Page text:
between them effectively created an invaluable guidebook to my teenage years, describing problems and experiences I was going through and reassuring me that I was not alone, with novels such as Among Friends (Cooney) and Are You There, God? It’s Me, Margaret (Blume) and me and my friends used to pass them round our class until they fell to pieces! Nowadays, Sarah Dessen does the same thing – every time I pick up one of her novels I know I’m in for a treat, spending time with her well-drawn characters, families and relationships (especially in That Summer), while Sharon Creech connually surprises me with her clever twists and emotional depth, particularly in the wonderful unforgettable Walk Two Moons.

Whether I’m in the mood for romance, family drama, social politics, self-discovery, humour, excitement, or a thriller, contemporary fiction has it all.

Top Picks:
The Long Weekend – Savita Kalhan
Looking For JJ – Anne Cassidy
Girl, Missing – Sophie McKenzie
When I Was Joe – Keren David
Among Friends – Caroline B. Cooney
Are You There God? It’s me, Maragert – Judy Blume
That Summer – Sarah Dessen
Walk Two Moons – Sharon Creech

Chosen by Katie Dale author of Someone Else’s Life
Published by Simon & Schuster February 2012.
Twitter: @katiedaleuk Website:

Thanks so much Katie! I'm a massive fan of contemporary but there are a few on there that I haven't read that now have to go onto my own to read list!

Someone Else's LifeKatie has agreed to give a copy of 'Someone Else's Life' to one luck UK winner.
There's only one entry available but of course I'd be happy if you spread the word!
This giveaway is open to followers only.
Giveaway will end on the 30th of February!

Review: Someone Else's Life by Katie Dale

Someone Else's LifeWhen seventeen-year-old Rosie’s mother, Trudie, dies from Huntington’s Disease, her pain is intensified by the knowledge that she has a fifty-per-cent chance of inheriting the crippling disease herself. Only when she tells her mum’s best friend, ‘Aunt Sarah’ that she is going to test for the disease does Sarah, a midwife, reveal that Trudie was not her biological mother after all... Devastated, Rosie decides to trace her real mother, hitching along on her ex-boyfriend’s GAP year to follow her to Los Angeles. But all does not go to plan, and as Rosie discovers yet more of her family's deeply-buried secrets and lies, she is left with an agonising decision of her own - one which will be the most heart-breaking and far-reaching of all...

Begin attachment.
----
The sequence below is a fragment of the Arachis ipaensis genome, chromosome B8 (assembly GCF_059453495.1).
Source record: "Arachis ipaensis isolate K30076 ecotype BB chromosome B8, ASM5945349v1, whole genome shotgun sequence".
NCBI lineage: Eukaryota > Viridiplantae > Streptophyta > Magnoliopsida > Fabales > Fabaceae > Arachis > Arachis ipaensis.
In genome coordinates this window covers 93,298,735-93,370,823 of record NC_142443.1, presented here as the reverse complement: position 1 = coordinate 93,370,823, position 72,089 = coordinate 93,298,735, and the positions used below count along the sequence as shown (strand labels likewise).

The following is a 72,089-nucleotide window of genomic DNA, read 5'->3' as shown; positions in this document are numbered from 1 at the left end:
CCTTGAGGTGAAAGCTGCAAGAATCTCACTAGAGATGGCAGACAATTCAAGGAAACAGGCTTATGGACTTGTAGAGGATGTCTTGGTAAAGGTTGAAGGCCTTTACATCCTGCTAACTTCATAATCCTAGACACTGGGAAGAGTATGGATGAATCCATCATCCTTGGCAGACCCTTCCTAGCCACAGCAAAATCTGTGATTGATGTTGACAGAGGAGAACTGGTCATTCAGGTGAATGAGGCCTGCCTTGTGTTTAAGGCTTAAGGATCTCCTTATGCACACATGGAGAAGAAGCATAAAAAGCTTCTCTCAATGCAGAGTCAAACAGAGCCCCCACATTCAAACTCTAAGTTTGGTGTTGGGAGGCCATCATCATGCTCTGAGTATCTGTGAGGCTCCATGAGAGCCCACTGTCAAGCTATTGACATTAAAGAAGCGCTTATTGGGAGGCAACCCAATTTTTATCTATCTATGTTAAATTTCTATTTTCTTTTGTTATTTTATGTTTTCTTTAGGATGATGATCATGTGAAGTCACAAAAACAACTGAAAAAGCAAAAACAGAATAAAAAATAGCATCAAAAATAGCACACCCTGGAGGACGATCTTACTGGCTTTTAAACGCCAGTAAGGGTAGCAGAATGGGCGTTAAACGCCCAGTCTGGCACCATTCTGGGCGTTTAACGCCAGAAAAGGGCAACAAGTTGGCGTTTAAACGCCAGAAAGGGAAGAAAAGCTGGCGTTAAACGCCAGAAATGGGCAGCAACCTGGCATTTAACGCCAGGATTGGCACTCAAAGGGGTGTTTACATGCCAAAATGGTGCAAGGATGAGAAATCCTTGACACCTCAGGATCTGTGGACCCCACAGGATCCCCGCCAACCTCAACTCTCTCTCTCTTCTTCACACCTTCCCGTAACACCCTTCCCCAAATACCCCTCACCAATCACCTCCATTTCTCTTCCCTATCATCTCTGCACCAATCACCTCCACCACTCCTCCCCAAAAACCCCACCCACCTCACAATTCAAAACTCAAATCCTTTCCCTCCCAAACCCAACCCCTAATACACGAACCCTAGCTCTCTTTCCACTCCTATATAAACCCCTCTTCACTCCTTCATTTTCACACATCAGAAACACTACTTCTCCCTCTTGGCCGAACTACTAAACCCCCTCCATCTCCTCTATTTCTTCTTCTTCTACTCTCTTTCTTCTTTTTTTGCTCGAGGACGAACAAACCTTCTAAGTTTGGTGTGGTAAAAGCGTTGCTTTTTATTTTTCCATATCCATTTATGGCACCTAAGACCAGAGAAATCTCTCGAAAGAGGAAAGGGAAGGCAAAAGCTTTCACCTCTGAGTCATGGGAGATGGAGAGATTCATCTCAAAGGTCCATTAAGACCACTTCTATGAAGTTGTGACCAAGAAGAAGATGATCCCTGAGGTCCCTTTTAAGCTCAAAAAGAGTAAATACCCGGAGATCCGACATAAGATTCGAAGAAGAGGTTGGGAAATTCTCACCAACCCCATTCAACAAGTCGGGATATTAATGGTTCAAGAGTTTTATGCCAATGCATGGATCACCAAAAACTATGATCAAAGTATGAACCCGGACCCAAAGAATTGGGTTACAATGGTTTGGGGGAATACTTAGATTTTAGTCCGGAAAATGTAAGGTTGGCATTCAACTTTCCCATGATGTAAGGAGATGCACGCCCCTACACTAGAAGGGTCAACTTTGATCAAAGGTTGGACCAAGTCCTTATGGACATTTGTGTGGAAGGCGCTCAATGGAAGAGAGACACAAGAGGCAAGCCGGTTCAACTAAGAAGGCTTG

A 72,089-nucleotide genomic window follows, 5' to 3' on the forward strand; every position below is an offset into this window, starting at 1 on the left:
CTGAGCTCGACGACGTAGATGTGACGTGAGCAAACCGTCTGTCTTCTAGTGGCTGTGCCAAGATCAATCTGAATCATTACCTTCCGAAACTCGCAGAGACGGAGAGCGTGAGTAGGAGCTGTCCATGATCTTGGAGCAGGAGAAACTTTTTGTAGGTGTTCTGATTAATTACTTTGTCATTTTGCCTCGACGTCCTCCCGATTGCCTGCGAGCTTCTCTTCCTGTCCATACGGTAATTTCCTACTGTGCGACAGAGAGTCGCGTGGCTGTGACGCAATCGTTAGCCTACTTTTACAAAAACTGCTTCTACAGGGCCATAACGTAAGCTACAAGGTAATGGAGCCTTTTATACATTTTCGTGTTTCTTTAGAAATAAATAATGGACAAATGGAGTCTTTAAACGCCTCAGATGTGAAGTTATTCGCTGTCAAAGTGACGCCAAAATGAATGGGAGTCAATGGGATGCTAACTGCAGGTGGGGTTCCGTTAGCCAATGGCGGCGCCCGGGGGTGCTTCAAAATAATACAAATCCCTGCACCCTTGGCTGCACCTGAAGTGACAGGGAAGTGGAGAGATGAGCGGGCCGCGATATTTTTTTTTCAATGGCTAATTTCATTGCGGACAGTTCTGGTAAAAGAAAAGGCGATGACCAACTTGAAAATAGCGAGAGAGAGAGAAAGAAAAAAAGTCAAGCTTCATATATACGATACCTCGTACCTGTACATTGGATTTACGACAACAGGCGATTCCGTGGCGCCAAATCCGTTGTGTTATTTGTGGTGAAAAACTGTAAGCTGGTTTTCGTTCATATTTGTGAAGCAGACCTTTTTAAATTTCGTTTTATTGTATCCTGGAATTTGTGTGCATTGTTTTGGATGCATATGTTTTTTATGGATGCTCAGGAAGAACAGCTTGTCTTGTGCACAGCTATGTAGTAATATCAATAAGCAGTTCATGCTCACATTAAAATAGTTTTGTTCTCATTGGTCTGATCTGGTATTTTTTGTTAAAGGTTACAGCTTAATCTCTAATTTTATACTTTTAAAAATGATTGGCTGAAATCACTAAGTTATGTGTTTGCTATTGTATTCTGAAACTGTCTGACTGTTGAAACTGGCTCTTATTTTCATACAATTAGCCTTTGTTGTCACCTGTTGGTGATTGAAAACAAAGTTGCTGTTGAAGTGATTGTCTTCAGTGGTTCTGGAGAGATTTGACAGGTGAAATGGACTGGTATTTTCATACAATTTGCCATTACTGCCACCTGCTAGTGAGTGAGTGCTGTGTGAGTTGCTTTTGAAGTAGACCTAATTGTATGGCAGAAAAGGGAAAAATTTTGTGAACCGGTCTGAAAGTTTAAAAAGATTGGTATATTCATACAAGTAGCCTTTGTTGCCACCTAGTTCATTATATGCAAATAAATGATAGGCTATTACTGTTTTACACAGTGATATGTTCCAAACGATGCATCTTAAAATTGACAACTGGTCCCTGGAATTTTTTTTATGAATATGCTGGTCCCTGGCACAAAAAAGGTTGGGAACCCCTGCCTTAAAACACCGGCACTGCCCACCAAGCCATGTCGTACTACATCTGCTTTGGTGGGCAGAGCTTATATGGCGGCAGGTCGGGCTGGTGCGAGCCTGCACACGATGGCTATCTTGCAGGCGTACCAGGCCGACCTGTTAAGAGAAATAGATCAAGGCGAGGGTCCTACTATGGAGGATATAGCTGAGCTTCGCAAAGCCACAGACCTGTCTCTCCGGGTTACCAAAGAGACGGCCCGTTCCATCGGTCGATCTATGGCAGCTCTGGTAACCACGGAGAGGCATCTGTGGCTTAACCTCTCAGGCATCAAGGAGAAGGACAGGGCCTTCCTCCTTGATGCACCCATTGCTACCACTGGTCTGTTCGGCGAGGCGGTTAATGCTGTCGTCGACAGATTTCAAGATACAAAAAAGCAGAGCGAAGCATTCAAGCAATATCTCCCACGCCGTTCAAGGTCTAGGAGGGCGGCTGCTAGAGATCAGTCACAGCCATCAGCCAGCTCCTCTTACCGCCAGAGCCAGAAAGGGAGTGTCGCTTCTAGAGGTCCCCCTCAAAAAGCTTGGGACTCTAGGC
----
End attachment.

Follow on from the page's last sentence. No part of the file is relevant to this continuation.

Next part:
I've been dreading writing this review, not because I didn't like this book, I really did, but because it was a difficult, raw book to read and is probably going to be just as hard to review.

When we first meet Rosie, she's hurting because her mother has just died from a genetic disease that she may possibly have, so this book throws a reader right into the emotion which kind of tells you that this book is going to be difficult the whole way through, and it is (I even shed a few tears at times!) - this makes it great though.

The first thing I'm going to touch on is the characters, because if I had anything to complain about with this book it's the character. The main character Rosie is a great and believable character but at times she was very selfish and she didn't take into consideration the consequences of her actions which I found a bit annoying. I found it very hard to like Holly until the end because she was quite spiteful, but I definitely warmed to her at the end. Andy was pretty much perfect except from the way that he always seemed to be walking away and this made it difficult for me to like him at some points, but when he shows his feelings for Rosie it really made me happy and I fell in love with him again. There are a great cast of background characters which add to the book.

The story flowed so well apart from at some points things happened that didn't make sense. At one point a character has a test done in America and gets her results in the UK, which doesn't make sense as they wouldn't have the medical records in both countries. I could see that the story was well thought out though, and I never got bored because the pacing was fantastic and of course there was plenty of drama to keep the story going.